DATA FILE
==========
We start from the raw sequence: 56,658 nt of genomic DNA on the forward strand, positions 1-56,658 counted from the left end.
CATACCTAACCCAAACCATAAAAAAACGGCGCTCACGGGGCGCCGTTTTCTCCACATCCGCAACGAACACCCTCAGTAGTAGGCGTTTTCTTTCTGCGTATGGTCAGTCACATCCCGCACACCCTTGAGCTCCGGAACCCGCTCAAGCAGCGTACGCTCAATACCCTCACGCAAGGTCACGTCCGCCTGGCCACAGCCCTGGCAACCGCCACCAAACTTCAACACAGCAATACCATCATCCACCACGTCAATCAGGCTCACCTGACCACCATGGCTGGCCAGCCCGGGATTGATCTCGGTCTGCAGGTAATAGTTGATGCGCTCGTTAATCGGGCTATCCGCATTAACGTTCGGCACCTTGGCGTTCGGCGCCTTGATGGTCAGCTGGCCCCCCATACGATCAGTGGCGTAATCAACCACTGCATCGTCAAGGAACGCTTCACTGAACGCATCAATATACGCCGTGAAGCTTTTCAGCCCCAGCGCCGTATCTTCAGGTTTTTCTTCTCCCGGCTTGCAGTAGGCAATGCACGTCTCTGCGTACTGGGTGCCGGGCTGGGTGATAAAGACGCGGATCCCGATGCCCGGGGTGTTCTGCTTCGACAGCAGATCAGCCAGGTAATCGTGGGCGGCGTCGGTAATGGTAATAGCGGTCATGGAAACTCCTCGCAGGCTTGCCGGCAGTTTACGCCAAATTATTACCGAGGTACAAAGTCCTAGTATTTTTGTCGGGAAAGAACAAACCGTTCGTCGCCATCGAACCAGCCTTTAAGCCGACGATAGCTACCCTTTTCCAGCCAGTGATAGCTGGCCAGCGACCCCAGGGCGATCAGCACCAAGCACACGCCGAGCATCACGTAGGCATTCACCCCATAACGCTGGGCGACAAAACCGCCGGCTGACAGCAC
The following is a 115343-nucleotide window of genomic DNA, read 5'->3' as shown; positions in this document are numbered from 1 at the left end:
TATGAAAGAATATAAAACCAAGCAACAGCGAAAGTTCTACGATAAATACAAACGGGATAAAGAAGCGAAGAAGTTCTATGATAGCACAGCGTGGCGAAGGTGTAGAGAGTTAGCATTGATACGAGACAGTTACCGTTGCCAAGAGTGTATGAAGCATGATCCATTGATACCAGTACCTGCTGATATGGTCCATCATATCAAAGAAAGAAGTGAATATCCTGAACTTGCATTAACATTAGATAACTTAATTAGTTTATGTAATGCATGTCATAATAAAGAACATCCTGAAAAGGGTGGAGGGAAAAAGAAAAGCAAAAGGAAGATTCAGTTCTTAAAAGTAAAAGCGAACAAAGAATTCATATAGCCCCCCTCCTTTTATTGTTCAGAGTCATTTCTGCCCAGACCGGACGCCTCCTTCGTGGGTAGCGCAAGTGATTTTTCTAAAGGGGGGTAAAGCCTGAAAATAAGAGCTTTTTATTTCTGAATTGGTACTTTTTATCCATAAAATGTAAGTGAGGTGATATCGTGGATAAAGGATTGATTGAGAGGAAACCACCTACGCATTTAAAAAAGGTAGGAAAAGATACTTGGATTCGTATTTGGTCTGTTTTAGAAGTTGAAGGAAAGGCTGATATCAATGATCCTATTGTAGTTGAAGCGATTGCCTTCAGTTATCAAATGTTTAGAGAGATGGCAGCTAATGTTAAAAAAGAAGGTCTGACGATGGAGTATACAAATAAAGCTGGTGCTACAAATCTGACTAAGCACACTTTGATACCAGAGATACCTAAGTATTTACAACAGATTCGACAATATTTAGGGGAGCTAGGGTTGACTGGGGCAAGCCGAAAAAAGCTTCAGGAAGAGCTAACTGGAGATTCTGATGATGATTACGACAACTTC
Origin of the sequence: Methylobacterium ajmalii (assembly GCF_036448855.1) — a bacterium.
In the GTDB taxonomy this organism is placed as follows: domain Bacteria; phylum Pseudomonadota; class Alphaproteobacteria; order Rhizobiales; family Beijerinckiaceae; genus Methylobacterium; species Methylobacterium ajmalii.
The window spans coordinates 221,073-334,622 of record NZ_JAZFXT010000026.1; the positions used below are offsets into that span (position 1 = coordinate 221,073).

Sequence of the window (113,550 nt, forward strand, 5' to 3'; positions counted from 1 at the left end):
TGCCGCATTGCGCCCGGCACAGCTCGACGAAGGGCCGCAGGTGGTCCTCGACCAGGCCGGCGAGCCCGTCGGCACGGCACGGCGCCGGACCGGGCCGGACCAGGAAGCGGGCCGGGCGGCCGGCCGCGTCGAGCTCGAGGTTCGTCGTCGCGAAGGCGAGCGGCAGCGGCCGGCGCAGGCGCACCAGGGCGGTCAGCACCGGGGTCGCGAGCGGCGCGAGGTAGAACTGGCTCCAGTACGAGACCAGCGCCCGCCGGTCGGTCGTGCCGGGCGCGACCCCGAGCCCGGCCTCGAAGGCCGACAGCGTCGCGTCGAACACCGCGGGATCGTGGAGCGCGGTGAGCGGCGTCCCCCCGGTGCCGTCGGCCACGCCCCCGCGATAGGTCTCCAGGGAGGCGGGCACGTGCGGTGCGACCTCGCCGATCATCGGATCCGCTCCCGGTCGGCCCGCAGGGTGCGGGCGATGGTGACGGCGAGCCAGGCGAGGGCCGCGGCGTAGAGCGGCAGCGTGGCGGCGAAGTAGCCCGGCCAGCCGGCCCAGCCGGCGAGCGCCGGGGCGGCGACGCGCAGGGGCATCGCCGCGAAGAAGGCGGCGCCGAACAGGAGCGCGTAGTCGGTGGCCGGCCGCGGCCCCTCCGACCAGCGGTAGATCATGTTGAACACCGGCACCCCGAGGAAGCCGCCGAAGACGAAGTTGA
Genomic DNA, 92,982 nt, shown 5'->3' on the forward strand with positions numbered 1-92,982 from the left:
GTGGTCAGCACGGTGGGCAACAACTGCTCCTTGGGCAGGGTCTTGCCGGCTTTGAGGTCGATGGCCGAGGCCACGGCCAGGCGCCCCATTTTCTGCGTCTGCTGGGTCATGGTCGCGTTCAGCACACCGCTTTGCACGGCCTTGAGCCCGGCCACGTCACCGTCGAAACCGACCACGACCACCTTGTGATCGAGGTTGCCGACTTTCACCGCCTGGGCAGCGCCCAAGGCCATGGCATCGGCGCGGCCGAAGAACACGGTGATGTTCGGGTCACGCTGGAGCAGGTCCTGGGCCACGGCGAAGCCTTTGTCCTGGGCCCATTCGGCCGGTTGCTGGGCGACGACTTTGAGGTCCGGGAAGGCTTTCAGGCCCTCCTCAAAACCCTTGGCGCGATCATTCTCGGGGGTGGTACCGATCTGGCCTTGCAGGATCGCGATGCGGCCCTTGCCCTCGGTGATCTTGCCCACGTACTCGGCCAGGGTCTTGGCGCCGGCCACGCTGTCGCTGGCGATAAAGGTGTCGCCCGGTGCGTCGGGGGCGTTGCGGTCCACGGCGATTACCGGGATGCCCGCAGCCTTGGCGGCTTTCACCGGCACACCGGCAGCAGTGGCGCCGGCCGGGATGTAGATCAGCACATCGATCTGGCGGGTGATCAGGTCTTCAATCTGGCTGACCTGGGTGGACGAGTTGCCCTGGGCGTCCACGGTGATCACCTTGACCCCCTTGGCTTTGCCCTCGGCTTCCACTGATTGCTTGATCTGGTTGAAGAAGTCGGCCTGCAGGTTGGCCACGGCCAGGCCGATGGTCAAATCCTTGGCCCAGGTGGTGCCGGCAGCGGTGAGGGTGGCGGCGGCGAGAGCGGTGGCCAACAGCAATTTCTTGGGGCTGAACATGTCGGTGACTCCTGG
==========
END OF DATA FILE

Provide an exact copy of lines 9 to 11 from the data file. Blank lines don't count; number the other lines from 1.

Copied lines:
TGCCGCATTGCGCCCGGCACAGCTCGACGAAGGGCCGCAGGTGGTCCTCGACCAGGCCGGCGAGCCCGTCGGCACGGCACGGCGCCGGACCGGGCCGGACCAGGAAGCGGGCCGGGCGGCCGGCCGCGTCGAGCTCGAGGTTCGTCGTCGCGAAGGCGAGCGGCAGCGGCCGGCGCAGGCGCACCAGGGCGGTCAGCACCGGGGTCGCGAGCGGCGCGAGGTAGAACTGGCTCCAGTACGAGACCAGCGCCCGCCGGTCGGTCGTGCCGGGCGCGACCCCGAGCCCGGCCTCGAAGGCCGACAGCGTCGCGTCGAACACCGCGGGATCGTGGAGCGCGGTGAGCGGCGTCCCCCCGGTGCCGTCGGCCACGCCCCCGCGATAGGTCTCCAGGGAGGCGGGCACGTGCGGTGCGACCTCGCCGATCATCGGATCCGCTCCCGGTCGGCCCGCAGGGTGCGGGCGATGGTGACGGCGAGCCAGGCGAGGGCCGCGGCGTAGAGCGGCAGCGTGGCGGCGAAGTAGCCCGGCCAGCCGGCCCAGCCGGCGAGCGCCGGGGCGGCGACGCGCAGGGGCATCGCCGCGAAGAAGGCGGCGCCGAACAGGAGCGCGTAGTCGGTGGCCGGCCGCGGCCCCTCCGACCAGCGGTAGATCATGTTGAACACCGGCACCCCGAGGAAGCCGCCGAAGACGAAGTTGA
Genomic DNA, 92,982 nt, shown 5'->3' on the forward strand with positions numbered 1-92,982 from the left:
GTGGTCAGCACGGTGGGCAACAACTGCTCCTTGGGCAGGGTCTTGCCGGCTTTGAGGTCGATGGCCGAGGCCACGGCCAGGCGCCCCATTTTCTGCGTCTGCTGGGTCATGGTCGCGTTCAGCACACCGCTTTGCACGGCCTTGAGCCCGGCCACGTCACCGTCGAAACCGACCACGACCACCTTGTGATCGAGGTTGCCGACTTTCACCGCCTGGGCAGCGCCCAAGGCCATGGCATCGGCGCGGCCGAAGAACACGGTGATGTTCGGGTCACGCTGGAGCAGGTCCTGGGCCACGGCGAAGCCTTTGTCCTGGGCCCATTCGGCCGGTTGCTGGGCGACGACTTTGAGGTCCGGGAAGGCTTTCAGGCCCTCCTCAAAACCCTTGGCGCGATCATTCTCGGGGGTGGTACCGATCTGGCCTTGCAGGATCGCGATGCGGCCCTTGCCCTCGGTGATCTTGCCCACGTACTCGGCCAGGGTCTTGGCGCCGGCCACGCTGTCGCTGGCGATAAAGGTGTCGCCCGGTGCGTCGGGGGCGTTGCGGTCCACGGCGATTACCGGGATGCCCGCAGCCTTGGCGGCTTTCACCGGCACACCGGCAGCAGTGGCGCCGGCCGGGATGTAGATCAGCACATCGATCTGGCGGGTGATCAGGTCTTCAATCTGGCTGACCTGGGTGGACGAGTTGCCCTGGGCGTCCACGGTGATCACCTTGACCCCCTTGGCTTTGCCCTCGGCTTCCACTGATTGCTTGATCTGGTTGAAGAAGTCGGCCTGCAGGTTGGCCACGGCCAGGCCGATGGTCAAATCCTTGGCCCAGGTGGTGCCGGCAGCGGTGAGGGTGGCGGCGGCGAGAGCGGTGGCCAACAGCAATTTCTTGGGGCTGAACATGTCGGTGACTCCTGG